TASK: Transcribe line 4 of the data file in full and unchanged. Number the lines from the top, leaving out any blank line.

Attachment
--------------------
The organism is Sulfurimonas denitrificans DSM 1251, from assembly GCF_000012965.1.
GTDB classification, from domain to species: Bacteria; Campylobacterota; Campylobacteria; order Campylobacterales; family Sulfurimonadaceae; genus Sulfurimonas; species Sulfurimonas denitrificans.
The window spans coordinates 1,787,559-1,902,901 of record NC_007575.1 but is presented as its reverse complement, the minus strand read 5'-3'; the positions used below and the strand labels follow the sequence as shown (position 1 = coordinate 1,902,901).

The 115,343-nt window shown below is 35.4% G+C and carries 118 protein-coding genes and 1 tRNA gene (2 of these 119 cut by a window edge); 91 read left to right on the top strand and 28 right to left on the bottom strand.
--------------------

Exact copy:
The 115,343-nt window shown below is 35.4% G+C and carries 118 protein-coding genes and 1 tRNA gene (2 of these 119 cut by a window edge); 91 read left to right on the top strand and 28 right to left on the bottom strand.